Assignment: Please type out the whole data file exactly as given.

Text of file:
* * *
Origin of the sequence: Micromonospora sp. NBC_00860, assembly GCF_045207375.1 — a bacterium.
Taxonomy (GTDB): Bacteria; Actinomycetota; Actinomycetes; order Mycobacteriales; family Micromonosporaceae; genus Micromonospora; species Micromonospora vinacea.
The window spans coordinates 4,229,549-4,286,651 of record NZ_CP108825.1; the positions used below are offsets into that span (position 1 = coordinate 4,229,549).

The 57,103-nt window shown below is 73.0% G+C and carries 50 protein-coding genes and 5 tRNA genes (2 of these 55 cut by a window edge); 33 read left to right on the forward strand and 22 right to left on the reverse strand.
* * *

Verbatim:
Origin of the sequence: Micromonospora sp. NBC_00860, assembly GCF_045207375.1 — a bacterium.
Taxonomy (GTDB): Bacteria; Actinomycetota; Actinomycetes; order Mycobacteriales; family Micromonosporaceae; genus Micromonospora; species Micromonospora vinacea.
The window spans coordinates 4,229,549-4,286,651 of record NZ_CP108825.1; the positions used below are offsets into that span (position 1 = coordinate 4,229,549).

The 57,103-nt window shown below is 73.0% G+C and carries 50 protein-coding genes and 5 tRNA genes (2 of these 55 cut by a window edge); 33 read left to right on the forward strand and 22 right to left on the reverse strand.